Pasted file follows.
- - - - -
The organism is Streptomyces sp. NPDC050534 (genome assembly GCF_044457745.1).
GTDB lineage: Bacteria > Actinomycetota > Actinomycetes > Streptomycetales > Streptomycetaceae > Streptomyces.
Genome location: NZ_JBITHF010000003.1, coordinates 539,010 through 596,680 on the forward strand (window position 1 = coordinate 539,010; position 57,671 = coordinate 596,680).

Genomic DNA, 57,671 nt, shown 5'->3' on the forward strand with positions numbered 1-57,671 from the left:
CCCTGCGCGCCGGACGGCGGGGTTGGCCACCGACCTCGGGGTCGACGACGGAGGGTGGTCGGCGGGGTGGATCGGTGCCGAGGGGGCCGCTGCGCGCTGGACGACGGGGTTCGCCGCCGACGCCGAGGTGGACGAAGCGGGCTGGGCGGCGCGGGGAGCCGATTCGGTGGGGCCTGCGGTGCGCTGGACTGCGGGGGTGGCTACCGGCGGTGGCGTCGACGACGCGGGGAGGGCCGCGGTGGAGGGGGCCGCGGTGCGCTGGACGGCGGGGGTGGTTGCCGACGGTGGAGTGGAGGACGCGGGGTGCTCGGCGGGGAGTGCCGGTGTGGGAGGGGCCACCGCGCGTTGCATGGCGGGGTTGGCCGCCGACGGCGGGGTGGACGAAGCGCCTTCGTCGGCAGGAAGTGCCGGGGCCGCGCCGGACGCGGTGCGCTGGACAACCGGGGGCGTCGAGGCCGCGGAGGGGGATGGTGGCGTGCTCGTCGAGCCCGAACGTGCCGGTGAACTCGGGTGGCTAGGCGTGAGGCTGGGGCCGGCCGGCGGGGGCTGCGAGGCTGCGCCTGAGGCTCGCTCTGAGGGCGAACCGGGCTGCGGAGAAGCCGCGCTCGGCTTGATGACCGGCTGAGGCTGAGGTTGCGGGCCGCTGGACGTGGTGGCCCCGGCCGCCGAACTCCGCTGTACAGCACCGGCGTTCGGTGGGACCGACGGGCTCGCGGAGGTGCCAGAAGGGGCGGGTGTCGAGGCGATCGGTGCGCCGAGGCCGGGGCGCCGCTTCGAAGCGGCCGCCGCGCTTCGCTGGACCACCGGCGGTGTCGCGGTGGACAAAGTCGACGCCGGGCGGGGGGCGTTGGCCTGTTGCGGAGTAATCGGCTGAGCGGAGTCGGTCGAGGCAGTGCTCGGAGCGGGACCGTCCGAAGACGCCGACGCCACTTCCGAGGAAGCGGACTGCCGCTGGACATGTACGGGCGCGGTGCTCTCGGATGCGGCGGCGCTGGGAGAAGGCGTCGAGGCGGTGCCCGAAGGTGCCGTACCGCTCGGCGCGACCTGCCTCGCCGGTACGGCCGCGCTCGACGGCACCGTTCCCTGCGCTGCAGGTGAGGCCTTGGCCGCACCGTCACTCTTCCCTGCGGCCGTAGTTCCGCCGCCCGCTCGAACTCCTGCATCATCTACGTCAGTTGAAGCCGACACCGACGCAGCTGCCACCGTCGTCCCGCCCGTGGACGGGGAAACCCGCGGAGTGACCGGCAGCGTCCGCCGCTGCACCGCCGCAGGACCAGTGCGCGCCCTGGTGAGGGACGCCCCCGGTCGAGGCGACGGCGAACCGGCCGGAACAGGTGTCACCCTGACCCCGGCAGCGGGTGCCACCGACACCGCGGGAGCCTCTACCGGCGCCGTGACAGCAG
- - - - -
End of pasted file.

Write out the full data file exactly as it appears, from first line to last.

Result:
The organism is Streptomyces sp. NPDC050534 (genome assembly GCF_044457745.1).
GTDB lineage: Bacteria > Actinomycetota > Actinomycetes > Streptomycetales > Streptomycetaceae > Streptomyces.
Genome location: NZ_JBITHF010000003.1, coordinates 539,010 through 596,680 on the forward strand (window position 1 = coordinate 539,010; position 57,671 = coordinate 596,680).

Genomic DNA, 57,671 nt, shown 5'->3' on the forward strand with positions numbered 1-57,671 from the left:
CCCTGCGCGCCGGACGGCGGGGTTGGCCACCGACCTCGGGGTCGACGACGGAGGGTGGTCGGCGGGGTGGATCGGTGCCGAGGGGGCCGCTGCGCGCTGGACGACGGGGTTCGCCGCCGACGCCGAGGTGGACGAAGCGGGCTGGGCGGCGCGGGGAGCCGATTCGGTGGGGCCTGCGGTGCGCTGGACTGCGGGGGTGGCTACCGGCGGTGGCGTCGACGACGCGGGGAGGGCCGCGGTGGAGGGGGCCGCGGTGCGCTGGACGGCGGGGGTGGTTGCCGACGGTGGAGTGGAGGACGCGGGGTGCTCGGCGGGGAGTGCCGGTGTGGGAGGGGCCACCGCGCGTTGCATGGCGGGGTTGGCCGCCGACGGCGGGGTGGACGAAGCGCCTTCGTCGGCAGGAAGTGCCGGGGCCGCGCCGGACGCGGTGCGCTGGACAACCGGGGGCGTCGAGGCCGCGGAGGGGGATGGTGGCGTGCTCGTCGAGCCCGAACGTGCCGGTGAACTCGGGTGGCTAGGCGTGAGGCTGGGGCCGGCCGGCGGGGGCTGCGAGGCTGCGCCTGAGGCTCGCTCTGAGGGCGAACCGGGCTGCGGAGAAGCCGCGCTCGGCTTGATGACCGGCTGAGGCTGAGGTTGCGGGCCGCTGGACGTGGTGGCCCCGGCCGCCGAACTCCGCTGTACAGCACCGGCGTTCGGTGGGACCGACGGGCTCGCGGAGGTGCCAGAAGGGGCGGGTGTCGAGGCGATCGGTGCGCCGAGGCCGGGGCGCCGCTTCGAAGCGGCCGCCGCGCTTCGCTGGACCACCGGCGGTGTCGCGGTGGACAAAGTCGACGCCGGGCGGGGGGCGTTGGCCTGTTGCGGAGTAATCGGCTGAGCGGAGTCGGTCGAGGCAGTGCTCGGAGCGGGACCGTCCGAAGACGCCGACGCCACTTCCGAGGAAGCGGACTGCCGCTGGACATGTACGGGCGCGGTGCTCTCGGATGCGGCGGCGCTGGGAGAAGGCGTCGAGGCGGTGCCCGAAGGTGCCGTACCGCTCGGCGCGACCTGCCTCGCCGGTACGGCCGCGCTCGACGGCACCGTTCCCTGCGCTGCAGGTGAGGCCTTGGCCGCACCGTCACTCTTCCCTGCGGCCGTAGTTCCGCCGCCCGCTCGAACTCCTGCATCATCTACGTCAGTTGAAGCCGACACCGACGCAGCTGCCACCGTCGTCCCGCCCGTGGACGGGGAAACCCGCGGAGTGACCGGCAGCGTCCGCCGCTGCACCGCCGCAGGACCAGTGCGCGCCCTGGTGAGGGACGCCCCCGGTCGAGGCGACGGCGAACCGGCCGGAACAGGTGTCACCCTGACCCCGGCAGCGGGTGCCACCGACACCGCGGGAGCCTCTACCGGCGCCGTGACAGCAG